The lightest, smallest cars in the world will be competing this weekend in a strange car race in Aberdeenshire, Scotland.
Hydrogen car Gh2ost and its driver
Teams from all over the planet will drive their vehicles around a 10-mile track during the Scottish round of the Eco-marathon, an annual fuel economy competition organised by Shell Global Solutions programme.
They will be trying to beat the world record for fuel consumption, set at last year’s Eco-marathon by French car Microjoule, an astounding average fuel consumption of 10,705 miles per gallon (mpg).
The competition started 50 years ago in the oil giant’s Illinois labs, as a geeky contest between fellow scientists, to see who could get the most miles per gallon from their vehicles. At the time the winner scarcely achieved 50mpg.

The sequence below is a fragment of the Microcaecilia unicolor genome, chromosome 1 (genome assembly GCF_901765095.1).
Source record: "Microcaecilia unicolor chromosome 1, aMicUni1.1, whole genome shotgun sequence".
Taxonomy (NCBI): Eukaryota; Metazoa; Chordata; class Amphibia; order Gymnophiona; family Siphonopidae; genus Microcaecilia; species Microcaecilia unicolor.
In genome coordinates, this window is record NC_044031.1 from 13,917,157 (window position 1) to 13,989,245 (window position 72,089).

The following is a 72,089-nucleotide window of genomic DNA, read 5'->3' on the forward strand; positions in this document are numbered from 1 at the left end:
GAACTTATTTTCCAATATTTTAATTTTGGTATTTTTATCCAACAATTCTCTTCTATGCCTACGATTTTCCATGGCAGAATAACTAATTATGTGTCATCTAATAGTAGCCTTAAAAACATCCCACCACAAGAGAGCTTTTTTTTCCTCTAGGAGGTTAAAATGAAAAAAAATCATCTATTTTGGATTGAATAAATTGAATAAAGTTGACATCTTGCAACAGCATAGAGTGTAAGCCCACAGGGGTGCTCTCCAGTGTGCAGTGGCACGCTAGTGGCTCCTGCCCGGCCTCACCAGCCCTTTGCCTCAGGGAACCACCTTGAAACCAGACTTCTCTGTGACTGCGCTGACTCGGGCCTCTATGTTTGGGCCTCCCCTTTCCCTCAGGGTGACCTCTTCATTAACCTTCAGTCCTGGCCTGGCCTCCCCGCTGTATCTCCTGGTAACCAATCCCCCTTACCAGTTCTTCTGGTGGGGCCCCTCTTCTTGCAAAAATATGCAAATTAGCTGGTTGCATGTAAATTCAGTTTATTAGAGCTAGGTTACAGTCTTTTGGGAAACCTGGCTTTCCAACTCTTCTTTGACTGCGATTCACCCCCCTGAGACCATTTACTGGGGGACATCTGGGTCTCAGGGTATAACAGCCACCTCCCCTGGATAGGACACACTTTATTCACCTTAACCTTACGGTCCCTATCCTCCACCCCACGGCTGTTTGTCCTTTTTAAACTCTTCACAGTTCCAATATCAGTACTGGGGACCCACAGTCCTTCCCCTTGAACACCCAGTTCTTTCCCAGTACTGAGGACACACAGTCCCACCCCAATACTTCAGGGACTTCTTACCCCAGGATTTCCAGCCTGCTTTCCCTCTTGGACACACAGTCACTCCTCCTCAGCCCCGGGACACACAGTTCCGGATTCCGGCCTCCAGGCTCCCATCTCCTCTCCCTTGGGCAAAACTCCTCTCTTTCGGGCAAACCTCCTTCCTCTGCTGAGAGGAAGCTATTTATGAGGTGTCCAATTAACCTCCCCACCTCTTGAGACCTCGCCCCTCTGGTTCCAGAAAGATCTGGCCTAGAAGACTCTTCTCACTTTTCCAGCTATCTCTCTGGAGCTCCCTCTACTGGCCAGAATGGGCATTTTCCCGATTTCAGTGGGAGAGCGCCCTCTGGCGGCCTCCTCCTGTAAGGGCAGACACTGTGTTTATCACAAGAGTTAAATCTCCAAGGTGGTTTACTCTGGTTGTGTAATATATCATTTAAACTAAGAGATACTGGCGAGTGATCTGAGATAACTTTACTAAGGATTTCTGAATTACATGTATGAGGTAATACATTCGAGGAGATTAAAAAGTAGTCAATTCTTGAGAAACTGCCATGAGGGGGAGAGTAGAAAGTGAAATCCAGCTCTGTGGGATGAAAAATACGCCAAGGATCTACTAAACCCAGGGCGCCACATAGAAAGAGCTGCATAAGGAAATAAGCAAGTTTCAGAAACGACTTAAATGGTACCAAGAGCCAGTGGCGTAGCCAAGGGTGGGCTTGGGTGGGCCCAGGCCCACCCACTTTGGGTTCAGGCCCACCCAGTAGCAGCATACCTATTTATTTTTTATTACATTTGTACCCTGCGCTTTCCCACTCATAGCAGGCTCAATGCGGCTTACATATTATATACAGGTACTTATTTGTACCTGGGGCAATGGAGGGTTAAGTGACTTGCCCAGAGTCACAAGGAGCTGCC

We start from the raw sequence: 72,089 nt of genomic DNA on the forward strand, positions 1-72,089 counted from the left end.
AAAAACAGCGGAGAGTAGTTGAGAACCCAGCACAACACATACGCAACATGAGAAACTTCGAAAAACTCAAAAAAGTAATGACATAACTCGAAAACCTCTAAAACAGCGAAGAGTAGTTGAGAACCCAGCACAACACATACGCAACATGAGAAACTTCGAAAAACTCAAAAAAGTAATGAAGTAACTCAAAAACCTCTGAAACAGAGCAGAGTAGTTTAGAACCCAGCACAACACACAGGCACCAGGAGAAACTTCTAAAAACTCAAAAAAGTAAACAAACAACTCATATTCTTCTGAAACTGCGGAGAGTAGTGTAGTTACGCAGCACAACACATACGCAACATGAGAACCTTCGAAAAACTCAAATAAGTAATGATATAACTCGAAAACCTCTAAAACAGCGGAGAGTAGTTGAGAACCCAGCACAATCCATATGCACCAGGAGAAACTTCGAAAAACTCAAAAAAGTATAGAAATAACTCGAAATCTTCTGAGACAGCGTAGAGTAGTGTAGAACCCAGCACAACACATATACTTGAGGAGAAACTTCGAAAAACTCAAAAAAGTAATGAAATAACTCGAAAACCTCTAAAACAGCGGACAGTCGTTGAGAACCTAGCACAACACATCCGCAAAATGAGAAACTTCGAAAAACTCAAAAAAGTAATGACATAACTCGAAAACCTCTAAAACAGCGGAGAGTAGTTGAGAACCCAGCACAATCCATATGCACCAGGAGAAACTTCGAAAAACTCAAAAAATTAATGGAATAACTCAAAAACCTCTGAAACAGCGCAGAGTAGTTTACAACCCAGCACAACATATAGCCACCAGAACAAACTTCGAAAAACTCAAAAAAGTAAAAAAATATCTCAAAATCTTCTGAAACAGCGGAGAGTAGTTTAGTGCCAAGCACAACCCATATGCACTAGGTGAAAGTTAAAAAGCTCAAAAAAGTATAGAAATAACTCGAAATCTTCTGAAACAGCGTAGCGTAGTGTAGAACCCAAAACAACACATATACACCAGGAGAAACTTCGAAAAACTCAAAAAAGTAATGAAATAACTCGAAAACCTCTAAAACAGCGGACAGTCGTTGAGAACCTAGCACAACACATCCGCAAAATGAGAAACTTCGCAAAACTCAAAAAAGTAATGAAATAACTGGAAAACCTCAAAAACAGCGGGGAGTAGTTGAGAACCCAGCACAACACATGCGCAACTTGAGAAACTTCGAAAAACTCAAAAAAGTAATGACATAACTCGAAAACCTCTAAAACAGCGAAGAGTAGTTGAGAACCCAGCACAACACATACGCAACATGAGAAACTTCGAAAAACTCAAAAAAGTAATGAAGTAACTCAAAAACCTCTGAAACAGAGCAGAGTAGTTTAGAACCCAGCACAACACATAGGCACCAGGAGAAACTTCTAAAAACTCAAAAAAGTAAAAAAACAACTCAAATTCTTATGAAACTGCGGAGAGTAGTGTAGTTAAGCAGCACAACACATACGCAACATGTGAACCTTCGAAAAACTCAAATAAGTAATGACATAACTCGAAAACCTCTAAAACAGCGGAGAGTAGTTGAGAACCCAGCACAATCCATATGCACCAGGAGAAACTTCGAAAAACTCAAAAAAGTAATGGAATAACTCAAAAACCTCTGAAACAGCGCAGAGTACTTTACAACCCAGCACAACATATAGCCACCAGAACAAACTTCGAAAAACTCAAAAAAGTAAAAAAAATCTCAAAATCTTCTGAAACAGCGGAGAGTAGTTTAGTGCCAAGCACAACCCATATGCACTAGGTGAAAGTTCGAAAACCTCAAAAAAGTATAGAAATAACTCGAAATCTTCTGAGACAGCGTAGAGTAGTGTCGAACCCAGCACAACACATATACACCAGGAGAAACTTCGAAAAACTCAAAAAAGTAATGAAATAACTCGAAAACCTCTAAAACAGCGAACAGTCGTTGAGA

Nowadays competitors range form 11 year olds (the minimum age to enter) and engineering students, to
university professors and semi professional independent teams; and the competition has become a showcase for the most technologically advanced, high- performance cars. This year will see the dolphin shaped BOC Gh2ost, built and designed by British company siGen, among the competitors. Gh2ost is a hydrogen car hailed as the most efficient vehicle ever to move on wheels — it is said to need only the equivalent of 2 gallons of fuel to circle the globe and its only emission is water.
The BOC Gh2ost car runs on a hydrogen fuel cell, which was invented in 1839 by Sir William Grove. Fuel cells
generate electricity by splitting hydrogen from fuel into oxygen and water. They are being acclaimed as the solution to greenhouse gas emissions and could be used to power anything from big power stations to fire alarms, greatly reducing our reliance on fossil fuels.
It will be a great achievement for hydrogen technology if Gh2ost wins the contest this weekend.Come back for the results on Monday!
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